Lolham HABD Up Fast, Up Slow 83 miles 33 chains

Holme HABD Down Main 69 miles 28 chains

Abbots Ripton HABD Up Main 64 miles 25 chains

Offord HABD Down Slow, Down Fast 54 miles 07 chains

Biggleswade HABD Up Fast, Up Slow 42 miles 10 chains

Wymondley HABD Up Fast, Up Slow 30 miles 60 chains

Langley HABD Down Slow, Down Fast 26 miles 62 chains

Rolling stock[edit]

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Commuter trains[edit]

Class Image Type Cars per set Top speed Number Operator Routes Built

mph km/h

Class 68

Diesel locomotive 1 100 160 2 Abellio ScotRail Fife Circle Line 2013-14

Mk2 Coach

Passenger coach 6 100 160 12 1973-75

Class 158

DMU 2 90 145 48 Abellio ScotRail Cumbernauld Line, Shotts Line, Fife Circle Line, Highland Main Line, Borders Railway, North Berwick Line
North Berwick Line
(Occasional Saturday Services to Dunbar) 1989-92

Class 170 Turbostar

DMU 3 90 145 55 Abellio ScotRail Glasgow to Edinburgh
Edinburgh
via Falkirk Line, Edinburgh
Edinburgh
to Aberdeen
Aberdeen
Line, Edinburgh
Edinburgh
to Dunblane Line, Fife Circle Line, Edinburgh
Edinburgh
Crossrail, Highland Main Line, Borders Railway, North Berwick Line
North Berwick Line
(Saturday Services to Dunbar and a peak time North Berwick Service) 1998-2005

Class 185 Pennine

DMU 3 100 160 51 TransPennine Express Joining the ECML at York
York
and continuing Newcastle and Scarborough 2005–06

Class 313

EMU 3 75 120 44 Great Northern London
London
Moorgate and London
London
King's Cross to Welwyn Garden City, Hertford North, Stevenage, and Letchworth Garden City 1976–77

Class 318 (gangway removed)

EMU 3 90 145 21 Abellio ScotRail North Clyde Line 1986-87

Class 320

EMU 3 90 145 22 Abellio ScotRail North Clyde Line 1990

Class 320/4 (ex-Class 321/4)

100 161 7 1989–90

Class 334

EMU 3 90 145 21 Abellio ScotRail North Clyde Line 1999-2002

Class 350/4 Desiro

EMU 4 110 180 10 TransPennine Express Edinburgh
Edinburgh
to Manchester Airport 2013–14

Class 365

EMU 4 100 161 40 Great Northern London
London
King's Cross to Peterborough, Cambridge
Cambridge
and Ely 1994–95

Class 387/1

EMU 4 110 177 29 Great Northern London
London
King's Cross to Peterborough, Cambridge
Cambridge
and King's Lynn 2014-15

Class 380 Desiro

EMU 3 100 160 22 Abellio ScotRail North Berwick Line 2009-11

4 16

Class 700 'Desiro City'

EMU 8 100 160 60 Govia Thameslink
Thameslink
Railway Cambridge
Cambridge
to Brighton via London
London
Bridge Peterborough
Peterborough
to Horsham via London
London
Bridge

2015-18

12 55

High-speed trains[edit]

Class Image Type Cars per set Top speed Number Operator Routes Built

mph km/h

Class 43 HST InterCity 125

Diesel locomotive VTEC: 2 x 9 XC: 2 x 7 EMT: 2 x 8 125 200 58 Virgin Trains
Virgin Trains
East Coast CrossCountry East Midlands
East Midlands
Trains Virgin Trains
Virgin Trains
EC Services from London
London
King's Cross to: Edinburgh, Aberdeen, Inverness
Inverness
as well as daily services to Lincoln Central, Hull and Harrogate. CrossCountry
CrossCountry
joins the ECML at either Doncaster
Doncaster
or York
York
and continuing to Newcastle, Edinburgh, Glasgow Central, Dundee and Aberdeen East Midlands
East Midlands
operates a limited service of HSTs which joins the ECML at Doncaster
Doncaster
and continuing to Leeds 1976-82

Mark 3 Coach

Passenger coach 272 1975-88

Class 91 Intercity 225

Electric locomotive 2 x 9 140 225 31 Virgin Trains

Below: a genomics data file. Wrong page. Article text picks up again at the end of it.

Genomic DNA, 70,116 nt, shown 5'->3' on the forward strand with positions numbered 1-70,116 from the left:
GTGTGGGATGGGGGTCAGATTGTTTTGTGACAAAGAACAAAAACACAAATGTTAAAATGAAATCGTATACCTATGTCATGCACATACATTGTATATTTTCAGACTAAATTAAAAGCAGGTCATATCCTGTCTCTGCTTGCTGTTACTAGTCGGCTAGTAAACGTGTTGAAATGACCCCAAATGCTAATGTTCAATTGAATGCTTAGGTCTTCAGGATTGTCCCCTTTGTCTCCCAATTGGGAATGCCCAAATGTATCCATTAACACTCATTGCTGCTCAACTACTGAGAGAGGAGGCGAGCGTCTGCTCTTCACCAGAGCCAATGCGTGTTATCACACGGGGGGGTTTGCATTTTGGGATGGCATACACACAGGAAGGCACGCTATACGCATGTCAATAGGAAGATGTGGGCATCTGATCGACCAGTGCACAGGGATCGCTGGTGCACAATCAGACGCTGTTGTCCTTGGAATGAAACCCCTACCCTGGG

Virgin Trains
East Coast London
London
King's Cross to: Edinburgh, Leeds, Glasgow Central, York
York
and Newcastle 1988—91

Mark 4 carriage

Passenger coach 302 1988-91

Driving Van Trailer

Driving Van Trailer 31 1988-91

Class 180 Adelante

DEMU 5 125 200 11 Grand Central Hull Trains Grand Central Services from London
London
King's Cross to: Sunderland and Bradford Interchange. Hull Trains
Hull Trains
Services from London
London
King's Cross to: Hull 2001

Class 220 Voyager

DEMU 4 125 200 34 CrossCountry Joining the ECML at either Doncaster
Doncaster
or York
York
and continuing to Newcastle, Edinburgh, Glasgow Central, Dundee and Aberdeen 2000-01

Class 221 SuperVoyager

DEMU 5 125 200 20 Virgin Trains
Virgin Trains
West Coast VTWC: Services between Edinburgh
Edinburgh
to: London
London
Euston via Birmingham and Preston 2001–2002

22 CrossCountry XC: Joining the ECML at either Doncaster
Doncaster
or York
York
and continuing to Newcastle, Edinburgh, Glasgow Central, Dundee and Aberdeen

Class 222 Meridian

DEMU 4 125 200 4 East Midlands
East Midlands
Trains East Midlands
East Midlands
operates a limited summer Saturday service which joins the ECML at Doncaster
Doncaster
and continuing to York
York
and Scarborough 2003–5

5 17

7 6

Class 390 Pendolino

EMU 9 or 11 140 (limited to 125) 225 (limited to 200) 56 Virgin Trains
Virgin Trains
West Coast Edinburgh
Edinburgh
to: London
London
Euston via Birmingham and Preston 2001-04 2009-12

Future[edit]

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Class Image Type Cars per set Top speed Number Operator Routes Enter Service

mph km/h

Class 43 HST InterCity 125

Diesel locomotive 2 x 4 2 x 5 125 200 54 Abellio ScotRail Highland Main Line, Edinburgh
Edinburgh
to Aberdeen
Aberdeen
Line 2018-

Mark 3 Coach

Passenger coach 175

Class 68

Diesel locomotive 1 100 160 19 TransPennine Express Joining the ECML at York
York
and continuing to Newcastle 2018–19

Mark 5A

Passenger coach 5 125 201 52

Driving Trailer 14

Class 385

EMU 3 100 160 46 Abellio ScotRail Glasgow to Edinburgh
Edinburgh
via Falkirk Line, Stirling / Alloa / Dunblane Lines, Shotts Line, Carstairs Line, North Berwick Line 2017-

4 24

Class 397

EMU 5 125 201 12 TransPennine Express Edinburgh
Edinburgh
to Manchester Airport and Liverpool Lime Street 2019

Class 717

EMU 6 100 161 25 Great Northern London
London
Moorgate and London
London
King's Cross to Welwyn Garden City, Hertford North, Stevenage, and Letchworth Garden City 2019-

Class 800 Azuma

Bi-Mode Multiple Unit 5 140 225 10 Virgin Trains
Virgin Trains
East Coast London
London
King's Cross to: Leeds, York, Newcastle, Edinburgh, Glasgow Central, Aberdeen
Aberdeen
and Inverness 2019-

9 13

Class 801 Azuma EMU 5 140 225 12 London